Monday 5 February 1781
Arrest of Mr. de Valoux, pederast
At 11:30 am on 5 February 1781, at our residence and before us, Jean François Hugues, royal councilor and commissioner of the Châtelet of Paris, substituting for our colleague Mr. Foucault, appeared Mr. Louis Henri Noël, royal
councilor and police inspector. He told us that, in execution of the orders he carries, he arrested on rue Croix des-Petits-Champs Mr. Valoux, with whom he found another man unknown to him. He conducted these two men before us and signed.
We gave Mr. Noël a record of this appearance and report. We summoned one of the arrested men, who told us that he is named Marie Gabriel Chevalier comte de Garspern, forty-five years old, native of Guingamp, diocese of Tréguier,
former naval officer, and has lodged for the last three days with Mr. de Valoux on rue d’Argenteuil. We asked Mr. de Garspern various questions, and his replies did not seem suspect, so we had him released.
Then we summoned Mr. de Valoux, who told us that he is named Jean Louis Jacques de Valoux, thirty-four and a half years old, native of Chaseuil in Champagne, diocese of Langres, nobleman, and lives in the tabacconist and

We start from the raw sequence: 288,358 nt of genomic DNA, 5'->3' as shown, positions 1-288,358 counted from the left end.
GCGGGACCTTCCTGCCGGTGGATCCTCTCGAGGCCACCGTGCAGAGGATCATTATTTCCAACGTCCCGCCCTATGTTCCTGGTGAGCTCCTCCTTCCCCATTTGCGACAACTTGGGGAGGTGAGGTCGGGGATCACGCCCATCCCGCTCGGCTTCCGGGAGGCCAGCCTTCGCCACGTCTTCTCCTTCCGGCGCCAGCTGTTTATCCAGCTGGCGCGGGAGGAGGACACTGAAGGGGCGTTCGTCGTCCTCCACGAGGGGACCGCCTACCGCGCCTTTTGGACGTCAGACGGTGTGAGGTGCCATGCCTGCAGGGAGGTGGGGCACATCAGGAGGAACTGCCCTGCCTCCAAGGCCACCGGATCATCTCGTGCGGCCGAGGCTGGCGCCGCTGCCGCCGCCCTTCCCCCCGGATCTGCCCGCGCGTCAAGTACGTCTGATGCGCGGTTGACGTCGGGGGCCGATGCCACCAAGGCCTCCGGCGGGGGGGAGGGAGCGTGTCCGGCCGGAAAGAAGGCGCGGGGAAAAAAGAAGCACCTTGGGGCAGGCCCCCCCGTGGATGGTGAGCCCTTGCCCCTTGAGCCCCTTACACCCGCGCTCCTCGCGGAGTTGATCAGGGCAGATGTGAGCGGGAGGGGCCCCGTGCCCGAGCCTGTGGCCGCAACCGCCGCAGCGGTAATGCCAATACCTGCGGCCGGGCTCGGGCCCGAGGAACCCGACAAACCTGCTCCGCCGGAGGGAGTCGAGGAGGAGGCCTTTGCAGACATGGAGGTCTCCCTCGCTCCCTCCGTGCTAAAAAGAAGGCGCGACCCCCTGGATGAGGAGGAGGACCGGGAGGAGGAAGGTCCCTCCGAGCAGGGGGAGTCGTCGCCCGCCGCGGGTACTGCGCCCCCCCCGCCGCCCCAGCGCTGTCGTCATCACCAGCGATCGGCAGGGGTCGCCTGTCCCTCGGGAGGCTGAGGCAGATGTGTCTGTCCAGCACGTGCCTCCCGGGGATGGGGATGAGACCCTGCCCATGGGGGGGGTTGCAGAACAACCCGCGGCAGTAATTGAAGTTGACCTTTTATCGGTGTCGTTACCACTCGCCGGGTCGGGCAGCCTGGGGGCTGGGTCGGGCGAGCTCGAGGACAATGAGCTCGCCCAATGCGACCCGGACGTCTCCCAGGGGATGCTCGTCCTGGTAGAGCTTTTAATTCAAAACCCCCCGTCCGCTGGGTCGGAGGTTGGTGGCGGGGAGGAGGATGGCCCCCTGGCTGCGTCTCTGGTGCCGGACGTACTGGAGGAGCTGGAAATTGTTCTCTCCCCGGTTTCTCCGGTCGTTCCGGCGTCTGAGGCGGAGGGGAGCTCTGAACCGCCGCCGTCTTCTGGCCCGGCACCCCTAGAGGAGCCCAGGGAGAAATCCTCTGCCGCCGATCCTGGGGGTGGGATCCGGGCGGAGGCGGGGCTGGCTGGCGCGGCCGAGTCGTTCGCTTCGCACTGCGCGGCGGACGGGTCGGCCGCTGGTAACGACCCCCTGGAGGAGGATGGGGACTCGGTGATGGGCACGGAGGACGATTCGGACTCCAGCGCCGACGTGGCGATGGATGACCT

landlord Garrant’s house on rue d’Argenteuil. We had Mr. Valoux searched, and we found nothing in his pockets. Mr. Valoux is known for transacting only nasty business in Paris, even for running a seraglio of men
jointly with Mr. de St.-Aumont. Moreover, he continually changes his name, which renders him very suspect. We left him to Mr. Noël, who took charge of him to conduct him to his destination and signed with us.
Watch/guard, Y10620-35 [1768-1791]
The unindexed registers include basic details about thirty arrests from 1768 to 1781: date, name, more or less information about identity and circumstances, and the name of the commissaire who processed the case.
11 July 1771. Jean Riga, seventeen years old, in service with masons, living at his father’s residence on place Maubert, and another man, a cook’s assistant, who did not wish to give his name or address, found in indecent postures on the boulevards and arrested.
As indicated in the margin, commissaire Delaporte consigned Riga to the Grand Châtelet.